Open access publishing

Making research available using an open access (OA model) means enhanced visibility and therefore discoverability of research outputs. Open access is a model more suited to the modern world where information transfer is predicated on technology, speed and sharing. There is also an economic aspect to making research available as it is a means of maximising the value of the funders’ investment by making it free to all to use. The Budapest Open Access Initiative began the global OA movement and emerged from a meeting of prominent scholarly communication change agents in Budapest in 2001. Their definition of OA includes the following:

 “by open access to this literature, we mean its free availability on the public internet, permitting any users to read, download, copy, distribute, print, search, or link to the full texts of these articles, crawl them for indexing, pass them as data to software or use them for any lawful purpose, without financial, legal or technical barriers other than those inseparable from gaining access to the internet itself. The only constraint on reproduction and distribution, and the only role for copyright in this domain, should be to give authors control over the integrity of their work and the right to be properly cited and acknowledged”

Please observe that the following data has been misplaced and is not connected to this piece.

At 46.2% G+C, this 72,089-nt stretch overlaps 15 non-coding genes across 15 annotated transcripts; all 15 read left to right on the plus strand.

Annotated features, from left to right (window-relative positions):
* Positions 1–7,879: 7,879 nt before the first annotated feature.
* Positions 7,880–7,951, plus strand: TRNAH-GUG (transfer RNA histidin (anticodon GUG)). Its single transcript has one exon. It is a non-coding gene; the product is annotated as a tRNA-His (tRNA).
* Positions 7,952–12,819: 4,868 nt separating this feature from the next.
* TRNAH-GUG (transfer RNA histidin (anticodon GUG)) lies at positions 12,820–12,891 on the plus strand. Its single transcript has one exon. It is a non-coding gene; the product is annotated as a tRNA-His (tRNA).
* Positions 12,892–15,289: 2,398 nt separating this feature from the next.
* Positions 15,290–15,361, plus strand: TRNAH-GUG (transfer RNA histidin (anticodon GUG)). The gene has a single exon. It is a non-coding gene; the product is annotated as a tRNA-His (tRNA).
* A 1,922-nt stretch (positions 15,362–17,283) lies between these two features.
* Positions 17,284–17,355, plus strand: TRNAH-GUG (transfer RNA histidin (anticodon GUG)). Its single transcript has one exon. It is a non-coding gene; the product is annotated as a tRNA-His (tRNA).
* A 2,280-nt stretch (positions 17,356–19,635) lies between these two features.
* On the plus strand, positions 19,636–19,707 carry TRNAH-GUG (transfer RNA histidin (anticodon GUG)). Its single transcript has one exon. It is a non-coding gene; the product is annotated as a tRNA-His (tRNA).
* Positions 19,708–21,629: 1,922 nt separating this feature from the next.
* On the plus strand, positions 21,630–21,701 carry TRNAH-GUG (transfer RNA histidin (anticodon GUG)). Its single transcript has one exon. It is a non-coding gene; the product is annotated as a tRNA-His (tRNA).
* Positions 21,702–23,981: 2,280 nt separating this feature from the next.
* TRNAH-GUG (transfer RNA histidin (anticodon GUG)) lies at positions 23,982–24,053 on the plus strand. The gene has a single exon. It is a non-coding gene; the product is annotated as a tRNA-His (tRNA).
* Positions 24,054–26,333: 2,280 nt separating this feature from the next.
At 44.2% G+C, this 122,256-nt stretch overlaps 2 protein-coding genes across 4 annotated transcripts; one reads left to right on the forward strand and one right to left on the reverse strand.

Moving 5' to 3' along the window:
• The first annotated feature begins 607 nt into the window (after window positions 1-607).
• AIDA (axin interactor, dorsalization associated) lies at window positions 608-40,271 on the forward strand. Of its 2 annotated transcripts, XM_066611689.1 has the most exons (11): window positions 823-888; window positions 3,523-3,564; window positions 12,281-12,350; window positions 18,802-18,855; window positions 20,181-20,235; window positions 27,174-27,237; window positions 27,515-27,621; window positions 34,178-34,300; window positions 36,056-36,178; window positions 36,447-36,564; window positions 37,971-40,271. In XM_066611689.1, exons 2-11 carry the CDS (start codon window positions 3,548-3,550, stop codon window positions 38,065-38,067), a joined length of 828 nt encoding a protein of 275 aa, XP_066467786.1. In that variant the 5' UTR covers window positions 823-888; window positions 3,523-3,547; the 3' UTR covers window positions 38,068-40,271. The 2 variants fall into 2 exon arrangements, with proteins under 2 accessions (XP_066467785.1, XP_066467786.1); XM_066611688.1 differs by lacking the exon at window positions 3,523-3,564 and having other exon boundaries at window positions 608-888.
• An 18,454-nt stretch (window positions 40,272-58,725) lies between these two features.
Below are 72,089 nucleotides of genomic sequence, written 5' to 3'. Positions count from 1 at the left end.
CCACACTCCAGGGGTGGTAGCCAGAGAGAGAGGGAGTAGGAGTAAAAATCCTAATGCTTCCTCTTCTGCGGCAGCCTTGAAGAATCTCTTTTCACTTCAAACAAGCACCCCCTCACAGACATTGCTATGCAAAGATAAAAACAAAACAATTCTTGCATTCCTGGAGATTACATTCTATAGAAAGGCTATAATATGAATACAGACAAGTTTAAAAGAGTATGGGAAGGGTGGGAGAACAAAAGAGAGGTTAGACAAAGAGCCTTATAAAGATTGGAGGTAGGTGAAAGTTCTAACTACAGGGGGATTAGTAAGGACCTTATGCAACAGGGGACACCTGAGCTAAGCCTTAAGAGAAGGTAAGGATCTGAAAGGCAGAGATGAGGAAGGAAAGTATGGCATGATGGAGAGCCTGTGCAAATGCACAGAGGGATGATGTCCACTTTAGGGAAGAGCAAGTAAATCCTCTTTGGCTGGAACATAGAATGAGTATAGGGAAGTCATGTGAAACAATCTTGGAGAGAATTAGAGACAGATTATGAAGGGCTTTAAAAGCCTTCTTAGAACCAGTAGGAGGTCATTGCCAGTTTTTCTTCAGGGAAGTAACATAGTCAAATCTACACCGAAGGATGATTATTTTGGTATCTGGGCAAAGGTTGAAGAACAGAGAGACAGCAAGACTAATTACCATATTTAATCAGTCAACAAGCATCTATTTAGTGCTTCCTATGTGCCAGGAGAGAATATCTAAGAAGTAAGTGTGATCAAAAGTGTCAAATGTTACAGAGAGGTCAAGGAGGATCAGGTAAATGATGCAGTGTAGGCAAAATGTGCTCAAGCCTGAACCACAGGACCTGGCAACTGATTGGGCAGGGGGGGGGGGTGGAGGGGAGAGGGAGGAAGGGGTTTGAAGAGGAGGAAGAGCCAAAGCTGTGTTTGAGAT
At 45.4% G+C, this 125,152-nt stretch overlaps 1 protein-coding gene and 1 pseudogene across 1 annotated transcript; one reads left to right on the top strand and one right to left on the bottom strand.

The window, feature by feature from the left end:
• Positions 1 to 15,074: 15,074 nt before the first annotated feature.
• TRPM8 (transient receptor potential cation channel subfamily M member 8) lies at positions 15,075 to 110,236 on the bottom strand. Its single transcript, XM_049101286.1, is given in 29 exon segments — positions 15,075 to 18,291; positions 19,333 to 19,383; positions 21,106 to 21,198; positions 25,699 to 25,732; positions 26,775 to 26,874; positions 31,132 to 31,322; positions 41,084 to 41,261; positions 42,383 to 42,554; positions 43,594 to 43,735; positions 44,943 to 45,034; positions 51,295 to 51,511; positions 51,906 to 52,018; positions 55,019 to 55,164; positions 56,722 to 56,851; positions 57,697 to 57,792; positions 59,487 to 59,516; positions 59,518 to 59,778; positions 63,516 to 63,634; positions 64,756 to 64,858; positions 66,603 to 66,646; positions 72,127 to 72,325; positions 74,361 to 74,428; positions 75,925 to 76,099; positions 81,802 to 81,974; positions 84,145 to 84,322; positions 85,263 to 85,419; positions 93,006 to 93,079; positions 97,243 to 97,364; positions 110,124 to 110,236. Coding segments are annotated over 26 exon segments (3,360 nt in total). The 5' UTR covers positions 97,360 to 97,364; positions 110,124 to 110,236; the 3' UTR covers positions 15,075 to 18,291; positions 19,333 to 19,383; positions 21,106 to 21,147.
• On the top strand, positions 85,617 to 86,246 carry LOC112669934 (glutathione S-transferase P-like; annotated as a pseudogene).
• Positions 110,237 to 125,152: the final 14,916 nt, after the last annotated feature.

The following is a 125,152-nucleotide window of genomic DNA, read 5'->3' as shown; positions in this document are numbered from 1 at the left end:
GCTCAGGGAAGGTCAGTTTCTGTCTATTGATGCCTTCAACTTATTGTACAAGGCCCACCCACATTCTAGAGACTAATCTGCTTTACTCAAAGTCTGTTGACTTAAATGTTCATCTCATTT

There are a number of models for OA evolving and much of this material is made available using Creative Commons Licenses. The main models are Open Access Journal Publishing, Institutional Repositories, Subject Based OA Repositories and Open Data. DIT has an official Open Access Publications policy that facilitates and requires DIT authors to self archive a version of their research outputs on the institutional repository Arrow@dit.

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